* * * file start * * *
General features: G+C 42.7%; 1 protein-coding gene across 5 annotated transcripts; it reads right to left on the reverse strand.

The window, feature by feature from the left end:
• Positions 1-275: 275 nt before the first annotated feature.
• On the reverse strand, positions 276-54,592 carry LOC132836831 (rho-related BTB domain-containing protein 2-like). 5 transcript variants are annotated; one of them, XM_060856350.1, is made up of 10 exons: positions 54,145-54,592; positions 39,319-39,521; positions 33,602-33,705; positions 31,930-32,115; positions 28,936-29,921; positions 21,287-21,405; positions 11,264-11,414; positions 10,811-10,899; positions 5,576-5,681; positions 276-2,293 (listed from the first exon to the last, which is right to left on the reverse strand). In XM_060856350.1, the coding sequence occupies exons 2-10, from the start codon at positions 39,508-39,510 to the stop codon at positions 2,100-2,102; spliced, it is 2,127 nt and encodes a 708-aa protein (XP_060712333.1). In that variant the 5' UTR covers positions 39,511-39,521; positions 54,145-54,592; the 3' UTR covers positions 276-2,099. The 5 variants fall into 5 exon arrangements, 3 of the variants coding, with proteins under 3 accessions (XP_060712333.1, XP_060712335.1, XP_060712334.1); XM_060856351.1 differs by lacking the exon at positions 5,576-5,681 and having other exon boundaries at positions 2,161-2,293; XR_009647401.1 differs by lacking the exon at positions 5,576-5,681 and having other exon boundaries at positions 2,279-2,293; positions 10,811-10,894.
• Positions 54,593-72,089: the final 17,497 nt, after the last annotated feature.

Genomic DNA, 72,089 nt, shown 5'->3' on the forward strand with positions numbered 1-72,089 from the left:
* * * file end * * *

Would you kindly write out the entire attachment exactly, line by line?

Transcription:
General features: G+C 42.7%; 1 protein-coding gene across 5 annotated transcripts; it reads right to left on the reverse strand.

The window, feature by feature from the left end:
• Positions 1-275: 275 nt before the first annotated feature.
• On the reverse strand, positions 276-54,592 carry LOC132836831 (rho-related BTB domain-containing protein 2-like). 5 transcript variants are annotated; one of them, XM_060856350.1, is made up of 10 exons: positions 54,145-54,592; positions 39,319-39,521; positions 33,602-33,705; positions 31,930-32,115; positions 28,936-29,921; positions 21,287-21,405; positions 11,264-11,414; positions 10,811-10,899; positions 5,576-5,681; positions 276-2,293 (listed from the first exon to the last, which is right to left on the reverse strand). In XM_060856350.1, the coding sequence occupies exons 2-10, from the start codon at positions 39,508-39,510 to the stop codon at positions 2,100-2,102; spliced, it is 2,127 nt and encodes a 708-aa protein (XP_060712333.1). In that variant the 5' UTR covers positions 39,511-39,521; positions 54,145-54,592; the 3' UTR covers positions 276-2,099. The 5 variants fall into 5 exon arrangements, 3 of the variants coding, with proteins under 3 accessions (XP_060712333.1, XP_060712335.1, XP_060712334.1); XM_060856351.1 differs by lacking the exon at positions 5,576-5,681 and having other exon boundaries at positions 2,161-2,293; XR_009647401.1 differs by lacking the exon at positions 5,576-5,681 and having other exon boundaries at positions 2,279-2,293; positions 10,811-10,894.
• Positions 54,593-72,089: the final 17,497 nt, after the last annotated feature.

Genomic DNA, 72,089 nt, shown 5'->3' on the forward strand with positions numbered 1-72,089 from the left: